By Joe D'Aleo
Monday, August 4, 2008
ACTIVE WINTER AND SPRING SHOWED HIGH DEGREE OF PERSISTENCE
Colder weather in Central North America thanks to cold PDO, La Nina and low solar
The winter and spring showed a great deal of persistence which is why anomalies were so large. Persistence tends to be high during stronger La Ninas and El Ninas as we have reported earlier.
Solar minimums also tend to exhibit less variability as the 27 day solar cycle still evident at the minimum is not strong enough to produce pulses in the atmospheric teleconnections like the PNA and NAO as they do when the sun is more active with flares and eruptive disturbances.
Look at the upper level pattern for the last 6 months.
You can see clearly a central North America trough and ridges off the west coast and a weaker one off the east coast.
The corresponding surface pattern has had the polar front in the mean dipping into the central states. This is where the coldest air has been most persistent as would be expected.
Storms moved along the boundary bringing heavy rains and flooding, heaviest from the central states into the northeast.
180-Day Observed Precipitation Valid at 7/23/2008 1200 UTC
This has been 150-200 % or more of the normal in many areas of the central. Thus the flooding and crop problems. High soil moisture provided a positive feedback to the cool and wet pattern just as dryness in the southwest helped perpetuate warmth and dryness there. All this even as La Nina faded,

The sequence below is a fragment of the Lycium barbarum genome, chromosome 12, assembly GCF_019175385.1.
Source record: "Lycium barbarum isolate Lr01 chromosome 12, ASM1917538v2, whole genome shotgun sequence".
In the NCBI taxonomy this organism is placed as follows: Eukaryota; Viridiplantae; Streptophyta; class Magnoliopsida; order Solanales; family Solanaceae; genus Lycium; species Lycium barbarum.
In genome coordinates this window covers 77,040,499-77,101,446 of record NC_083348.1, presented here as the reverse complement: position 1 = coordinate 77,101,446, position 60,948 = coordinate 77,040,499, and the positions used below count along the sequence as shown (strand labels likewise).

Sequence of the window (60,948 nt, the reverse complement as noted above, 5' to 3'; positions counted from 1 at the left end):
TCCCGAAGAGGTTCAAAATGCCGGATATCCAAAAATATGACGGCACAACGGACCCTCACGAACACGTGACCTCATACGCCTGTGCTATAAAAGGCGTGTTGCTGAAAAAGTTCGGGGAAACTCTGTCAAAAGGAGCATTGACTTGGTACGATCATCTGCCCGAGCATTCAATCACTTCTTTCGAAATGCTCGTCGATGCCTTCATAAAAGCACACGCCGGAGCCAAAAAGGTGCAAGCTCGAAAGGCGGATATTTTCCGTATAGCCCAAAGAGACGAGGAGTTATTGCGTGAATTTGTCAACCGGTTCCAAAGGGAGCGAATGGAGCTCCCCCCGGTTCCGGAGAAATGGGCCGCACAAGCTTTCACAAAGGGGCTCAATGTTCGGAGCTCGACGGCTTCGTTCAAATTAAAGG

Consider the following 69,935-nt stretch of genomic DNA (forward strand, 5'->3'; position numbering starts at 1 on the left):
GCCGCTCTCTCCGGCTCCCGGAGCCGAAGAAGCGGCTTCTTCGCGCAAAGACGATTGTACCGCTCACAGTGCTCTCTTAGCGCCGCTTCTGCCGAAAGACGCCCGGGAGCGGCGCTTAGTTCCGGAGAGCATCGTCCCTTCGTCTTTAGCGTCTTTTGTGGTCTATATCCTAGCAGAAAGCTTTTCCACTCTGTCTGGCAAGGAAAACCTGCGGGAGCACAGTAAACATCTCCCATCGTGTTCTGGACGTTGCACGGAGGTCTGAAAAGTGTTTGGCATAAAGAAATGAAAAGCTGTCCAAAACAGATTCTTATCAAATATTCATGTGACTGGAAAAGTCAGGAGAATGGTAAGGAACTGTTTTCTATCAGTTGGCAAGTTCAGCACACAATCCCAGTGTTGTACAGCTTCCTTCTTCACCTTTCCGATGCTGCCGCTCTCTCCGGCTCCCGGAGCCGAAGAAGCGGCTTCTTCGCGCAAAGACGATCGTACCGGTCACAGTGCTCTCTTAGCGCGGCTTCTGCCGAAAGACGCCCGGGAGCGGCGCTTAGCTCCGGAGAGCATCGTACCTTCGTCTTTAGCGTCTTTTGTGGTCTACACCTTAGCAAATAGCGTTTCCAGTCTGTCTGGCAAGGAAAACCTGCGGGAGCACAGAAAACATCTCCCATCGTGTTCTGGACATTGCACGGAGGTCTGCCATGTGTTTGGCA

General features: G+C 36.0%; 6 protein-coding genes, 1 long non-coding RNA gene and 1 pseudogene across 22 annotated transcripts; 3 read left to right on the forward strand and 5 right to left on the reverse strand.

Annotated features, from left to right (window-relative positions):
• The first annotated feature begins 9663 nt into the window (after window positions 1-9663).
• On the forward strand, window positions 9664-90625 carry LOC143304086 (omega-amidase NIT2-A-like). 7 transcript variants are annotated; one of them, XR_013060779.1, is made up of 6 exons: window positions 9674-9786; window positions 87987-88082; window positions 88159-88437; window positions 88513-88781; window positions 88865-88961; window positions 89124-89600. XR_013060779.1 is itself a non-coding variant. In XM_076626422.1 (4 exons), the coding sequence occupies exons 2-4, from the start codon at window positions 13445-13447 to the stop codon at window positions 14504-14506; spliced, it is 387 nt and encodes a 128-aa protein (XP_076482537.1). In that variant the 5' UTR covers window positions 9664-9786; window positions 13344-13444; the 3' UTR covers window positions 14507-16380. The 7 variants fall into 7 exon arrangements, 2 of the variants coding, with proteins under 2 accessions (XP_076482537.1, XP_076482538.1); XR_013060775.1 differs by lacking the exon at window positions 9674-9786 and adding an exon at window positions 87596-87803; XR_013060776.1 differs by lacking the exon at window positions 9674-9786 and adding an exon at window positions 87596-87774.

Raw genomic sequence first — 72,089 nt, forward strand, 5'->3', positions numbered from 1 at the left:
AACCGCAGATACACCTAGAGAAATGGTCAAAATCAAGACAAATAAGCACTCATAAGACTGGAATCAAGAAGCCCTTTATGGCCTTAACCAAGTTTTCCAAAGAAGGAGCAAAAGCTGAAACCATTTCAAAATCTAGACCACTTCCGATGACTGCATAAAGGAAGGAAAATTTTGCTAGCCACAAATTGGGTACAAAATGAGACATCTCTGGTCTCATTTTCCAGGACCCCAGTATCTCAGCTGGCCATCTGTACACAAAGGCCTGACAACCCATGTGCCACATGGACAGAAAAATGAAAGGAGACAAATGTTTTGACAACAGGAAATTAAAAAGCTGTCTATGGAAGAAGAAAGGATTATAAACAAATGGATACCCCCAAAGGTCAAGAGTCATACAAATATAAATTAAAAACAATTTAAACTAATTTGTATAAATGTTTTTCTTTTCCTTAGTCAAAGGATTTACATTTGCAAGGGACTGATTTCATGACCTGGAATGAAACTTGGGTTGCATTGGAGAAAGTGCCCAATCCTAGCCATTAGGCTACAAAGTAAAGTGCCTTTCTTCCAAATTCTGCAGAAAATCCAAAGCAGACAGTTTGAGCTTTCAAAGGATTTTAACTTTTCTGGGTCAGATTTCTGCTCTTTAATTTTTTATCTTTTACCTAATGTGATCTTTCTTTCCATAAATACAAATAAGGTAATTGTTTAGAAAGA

Current 180-Day Percent of Normal Precipitation Valid at 7/23/2008 1200 UTC
Severe weather also occurred with these storms producing frequent tornadoes and more deaths than in recent years. We discussed earlier in this is story how this is typical of La Nina. 120 have died as of 27th July. This is tragic but falls far short of the well over 300 that died in the big La Nina outbreaks of 1965 (Palm Sunday) and 1974 (the Superoutbreak) or the 800 that died in 1927.
Of course part of this decline is the improved awareness and the onset in the 1950s of severe weather forecasts and warnings. However, if indeed we have moved into a cold PDO era with more La Ninas as we and others believe, we can expect more active tornado seasons.
We can as we also discussed in this April story, expect more cold northern snowy winters, more spring floods, summer heat and drought in La Nina onset years, more Atlantic basin and east coast landfalling hurricanes.